At Business Insider, Josh Barro came close when he went with the mushy-mouthed headline “Richard Cohen May Have a Problem With Interracial Marriage, But Few Conservatives Do”. But Barro still failed to pick up on Cohen’s point. Ta-Nehisi Coates seems to have misread Cohen as well. HuffPo thinks Cohen wrote a racist column. There are a bunch of others, and there are more from liberals who do understand what Cohen meant but who still have issue to take with him. Except, those liberal columnists don’t really try to counter the argument that Cohen shat upon “conventional” people i.e. conservatives. They’re upset he even broached the topic of Bill de Blasio’s interracial marriage.
Cohen has gone in on conservatives before in this manner. Here’s a column from New Year’s Eve 2012:
It is conservatism that is both intellectually exhausted and nearly indefensible. It is the movement of the ideologically ossified, of gun zealots and homophobes, of the immigrant-phobic and the adamantly selfish. It insists that government must be small (an impossibility!), education must be local (a stupidity) and that debt, no matter what the reason, is immoral and reckless. The movement has lost its reliable monster. Godless communists have been replaced by the church ladies of Planned Parenthood. History giggles.
It is rare that so many pundits misinterpret the same column in the same way. But when you consider the choices — either having to defend yet another prestige press columnist calling conservatives bigots without much evidence or misreading the columnist and calling him a bigot — then we gain more understanding into why this colossal misinterpretation might have happened. The truth is that conventional liberals — pundits and the public alike — do actually think that most conservatives gag at the sight of interracial couples. Some, like The Nation’s Greg Mitchell and WaPo’s Ezra Klein, say that opposition to interracial marriage was conventional back in 1957. But don’t a lot of liberals think that conservatives pine for 1957? Funny then that Cohen is getting grief for stating the conventional liberal opinion.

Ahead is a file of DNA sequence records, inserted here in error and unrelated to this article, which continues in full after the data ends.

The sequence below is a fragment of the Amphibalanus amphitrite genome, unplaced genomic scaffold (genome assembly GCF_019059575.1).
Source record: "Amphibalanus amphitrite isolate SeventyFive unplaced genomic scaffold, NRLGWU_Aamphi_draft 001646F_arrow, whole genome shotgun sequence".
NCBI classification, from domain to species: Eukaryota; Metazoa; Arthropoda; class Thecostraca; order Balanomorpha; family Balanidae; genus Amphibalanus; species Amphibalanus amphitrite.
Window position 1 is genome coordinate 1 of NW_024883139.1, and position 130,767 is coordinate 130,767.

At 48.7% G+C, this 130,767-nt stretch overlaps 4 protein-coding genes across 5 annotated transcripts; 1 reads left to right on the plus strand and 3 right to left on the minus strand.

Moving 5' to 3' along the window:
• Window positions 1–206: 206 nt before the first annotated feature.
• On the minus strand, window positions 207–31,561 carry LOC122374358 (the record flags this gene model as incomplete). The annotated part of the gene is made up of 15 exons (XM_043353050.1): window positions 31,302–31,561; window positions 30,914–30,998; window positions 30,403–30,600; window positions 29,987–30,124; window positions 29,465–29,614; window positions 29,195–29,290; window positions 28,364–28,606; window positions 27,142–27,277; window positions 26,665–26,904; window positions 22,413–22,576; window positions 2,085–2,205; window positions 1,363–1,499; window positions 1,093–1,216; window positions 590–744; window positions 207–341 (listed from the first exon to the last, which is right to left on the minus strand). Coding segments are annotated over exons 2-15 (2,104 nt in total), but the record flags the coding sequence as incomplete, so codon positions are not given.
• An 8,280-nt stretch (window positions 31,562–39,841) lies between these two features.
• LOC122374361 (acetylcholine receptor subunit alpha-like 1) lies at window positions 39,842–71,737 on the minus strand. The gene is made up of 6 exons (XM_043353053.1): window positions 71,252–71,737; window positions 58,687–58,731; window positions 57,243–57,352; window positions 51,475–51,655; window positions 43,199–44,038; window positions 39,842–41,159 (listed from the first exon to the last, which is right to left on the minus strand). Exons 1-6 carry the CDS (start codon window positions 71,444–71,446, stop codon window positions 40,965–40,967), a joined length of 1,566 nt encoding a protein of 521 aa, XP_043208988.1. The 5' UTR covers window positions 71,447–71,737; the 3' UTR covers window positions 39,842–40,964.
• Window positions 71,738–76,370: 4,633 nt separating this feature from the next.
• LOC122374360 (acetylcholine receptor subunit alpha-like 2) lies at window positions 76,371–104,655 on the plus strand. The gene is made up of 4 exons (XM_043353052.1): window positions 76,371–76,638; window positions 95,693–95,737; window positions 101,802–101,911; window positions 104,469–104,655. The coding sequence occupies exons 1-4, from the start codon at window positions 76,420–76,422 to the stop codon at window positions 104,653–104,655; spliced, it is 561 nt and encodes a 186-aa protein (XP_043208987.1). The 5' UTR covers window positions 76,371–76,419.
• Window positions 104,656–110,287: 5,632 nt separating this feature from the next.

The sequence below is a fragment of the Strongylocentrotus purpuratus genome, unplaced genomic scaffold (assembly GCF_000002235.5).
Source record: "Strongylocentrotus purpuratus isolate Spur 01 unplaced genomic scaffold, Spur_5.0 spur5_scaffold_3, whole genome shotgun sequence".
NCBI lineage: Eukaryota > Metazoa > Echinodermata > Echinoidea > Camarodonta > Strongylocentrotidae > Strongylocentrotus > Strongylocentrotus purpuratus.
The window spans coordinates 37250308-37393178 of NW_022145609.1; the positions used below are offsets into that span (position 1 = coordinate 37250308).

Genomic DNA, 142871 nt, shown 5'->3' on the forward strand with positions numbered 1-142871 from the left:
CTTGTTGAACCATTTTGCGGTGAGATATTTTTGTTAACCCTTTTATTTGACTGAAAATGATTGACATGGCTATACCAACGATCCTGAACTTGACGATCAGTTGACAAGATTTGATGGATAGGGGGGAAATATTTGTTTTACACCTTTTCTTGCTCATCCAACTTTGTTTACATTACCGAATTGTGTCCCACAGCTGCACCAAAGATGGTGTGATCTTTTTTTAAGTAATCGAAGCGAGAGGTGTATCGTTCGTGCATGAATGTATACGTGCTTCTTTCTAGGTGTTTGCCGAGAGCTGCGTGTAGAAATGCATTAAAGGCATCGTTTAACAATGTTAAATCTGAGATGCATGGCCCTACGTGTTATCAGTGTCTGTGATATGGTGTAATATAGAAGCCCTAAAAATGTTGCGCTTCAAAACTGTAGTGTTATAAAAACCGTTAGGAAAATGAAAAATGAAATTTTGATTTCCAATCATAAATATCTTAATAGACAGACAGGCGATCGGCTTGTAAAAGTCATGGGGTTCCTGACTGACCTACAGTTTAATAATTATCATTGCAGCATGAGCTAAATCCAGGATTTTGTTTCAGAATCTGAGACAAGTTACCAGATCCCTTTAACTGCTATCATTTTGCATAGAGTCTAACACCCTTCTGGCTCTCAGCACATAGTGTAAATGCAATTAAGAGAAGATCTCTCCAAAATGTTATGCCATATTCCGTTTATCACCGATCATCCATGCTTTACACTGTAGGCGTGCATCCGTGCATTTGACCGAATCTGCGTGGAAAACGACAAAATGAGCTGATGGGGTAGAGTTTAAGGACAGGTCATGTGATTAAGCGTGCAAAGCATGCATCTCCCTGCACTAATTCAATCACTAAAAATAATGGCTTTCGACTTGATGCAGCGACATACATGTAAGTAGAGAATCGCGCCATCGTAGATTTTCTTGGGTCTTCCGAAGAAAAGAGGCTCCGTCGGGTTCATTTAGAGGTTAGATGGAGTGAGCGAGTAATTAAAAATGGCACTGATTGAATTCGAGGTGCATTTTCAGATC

1. Lori Gottlieb, author of “Marry Him!” got bamboozled by Obamacare. (h/t James Taranto)
2. Yasha Levine who is Mark Ames’ Robin has a post at NSFWCorp about the libertarian influence on hatred for the TSA hate which, Levine argues, is responsible for the LAX shooting. Just leaving aside the argument about the causes of the shooting, Levine pulls quotes from a blogger named Steven Frischling who claimed to have interviewed a bunch of TSA agents who said they had been called Nazis, fascists, rapists, etc. by people at the airport. HuffPo put up an article in 2010 using those exact same quotes from Frischling. But HuffPo editors pulled that piece completely because they had issues with Frischling’s sourcing. At the least, this shows that even HuffPo has higher journalistic standards than NSFWCorp.